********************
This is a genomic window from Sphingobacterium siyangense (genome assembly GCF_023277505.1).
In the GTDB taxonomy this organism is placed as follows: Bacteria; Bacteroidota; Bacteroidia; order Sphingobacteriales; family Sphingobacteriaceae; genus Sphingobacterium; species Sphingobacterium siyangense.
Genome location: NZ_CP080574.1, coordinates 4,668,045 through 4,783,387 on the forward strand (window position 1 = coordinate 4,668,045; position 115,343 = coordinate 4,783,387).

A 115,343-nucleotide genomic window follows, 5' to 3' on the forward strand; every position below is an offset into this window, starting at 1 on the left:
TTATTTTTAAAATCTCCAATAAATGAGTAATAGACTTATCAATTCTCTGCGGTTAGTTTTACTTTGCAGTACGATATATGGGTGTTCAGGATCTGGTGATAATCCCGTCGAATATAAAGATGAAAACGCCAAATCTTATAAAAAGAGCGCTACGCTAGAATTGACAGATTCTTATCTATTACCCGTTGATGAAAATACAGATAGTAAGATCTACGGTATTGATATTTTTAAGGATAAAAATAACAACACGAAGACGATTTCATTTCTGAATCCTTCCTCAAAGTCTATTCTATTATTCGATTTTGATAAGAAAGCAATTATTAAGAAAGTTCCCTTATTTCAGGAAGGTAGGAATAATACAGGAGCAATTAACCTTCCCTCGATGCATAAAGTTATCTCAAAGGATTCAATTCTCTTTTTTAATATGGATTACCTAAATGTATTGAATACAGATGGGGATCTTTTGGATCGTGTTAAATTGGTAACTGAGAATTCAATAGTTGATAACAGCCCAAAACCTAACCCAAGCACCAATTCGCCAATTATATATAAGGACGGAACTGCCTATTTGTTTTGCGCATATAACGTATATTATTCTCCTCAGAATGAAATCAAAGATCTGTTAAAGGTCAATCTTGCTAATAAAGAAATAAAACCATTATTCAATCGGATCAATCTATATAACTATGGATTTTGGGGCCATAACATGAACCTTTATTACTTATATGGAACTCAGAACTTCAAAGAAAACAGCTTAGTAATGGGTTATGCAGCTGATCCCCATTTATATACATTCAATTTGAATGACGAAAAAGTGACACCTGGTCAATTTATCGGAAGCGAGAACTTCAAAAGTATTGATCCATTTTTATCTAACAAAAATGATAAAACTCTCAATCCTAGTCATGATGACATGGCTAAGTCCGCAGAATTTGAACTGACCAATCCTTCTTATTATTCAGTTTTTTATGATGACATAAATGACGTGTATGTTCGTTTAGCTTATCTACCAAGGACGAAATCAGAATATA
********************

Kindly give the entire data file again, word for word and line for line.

This is a genomic window from Sphingobacterium siyangense (genome assembly GCF_023277505.1).
In the GTDB taxonomy this organism is placed as follows: Bacteria; Bacteroidota; Bacteroidia; order Sphingobacteriales; family Sphingobacteriaceae; genus Sphingobacterium; species Sphingobacterium siyangense.
Genome location: NZ_CP080574.1, coordinates 4,668,045 through 4,783,387 on the forward strand (window position 1 = coordinate 4,668,045; position 115,343 = coordinate 4,783,387).

A 115,343-nucleotide genomic window follows, 5' to 3' on the forward strand; every position below is an offset into this window, starting at 1 on the left:
TTATTTTTAAAATCTCCAATAAATGAGTAATAGACTTATCAATTCTCTGCGGTTAGTTTTACTTTGCAGTACGATATATGGGTGTTCAGGATCTGGTGATAATCCCGTCGAATATAAAGATGAAAACGCCAAATCTTATAAAAAGAGCGCTACGCTAGAATTGACAGATTCTTATCTATTACCCGTTGATGAAAATACAGATAGTAAGATCTACGGTATTGATATTTTTAAGGATAAAAATAACAACACGAAGACGATTTCATTTCTGAATCCTTCCTCAAAGTCTATTCTATTATTCGATTTTGATAAGAAAGCAATTATTAAGAAAGTTCCCTTATTTCAGGAAGGTAGGAATAATACAGGAGCAATTAACCTTCCCTCGATGCATAAAGTTATCTCAAAGGATTCAATTCTCTTTTTTAATATGGATTACCTAAATGTATTGAATACAGATGGGGATCTTTTGGATCGTGTTAAATTGGTAACTGAGAATTCAATAGTTGATAACAGCCCAAAACCTAACCCAAGCACCAATTCGCCAATTATATATAAGGACGGAACTGCCTATTTGTTTTGCGCATATAACGTATATTATTCTCCTCAGAATGAAATCAAAGATCTGTTAAAGGTCAATCTTGCTAATAAAGAAATAAAACCATTATTCAATCGGATCAATCTATATAACTATGGATTTTGGGGCCATAACATGAACCTTTATTACTTATATGGAACTCAGAACTTCAAAGAAAACAGCTTAGTAATGGGTTATGCAGCTGATCCCCATTTATATACATTCAATTTGAATGACGAAAAAGTGACACCTGGTCAATTTATCGGAAGCGAGAACTTCAAAAGTATTGATCCATTTTTATCTAACAAAAATGATAAAACTCTCAATCCTAGTCATGATGACATGGCTAAGTCCGCAGAATTTGAACTGACCAATCCTTCTTATTATTCAGTTTTTTATGATGACATAAATGACGTGTATGTTCGTTTAGCTTATCTACCAAGGACGAAATCAGAATATA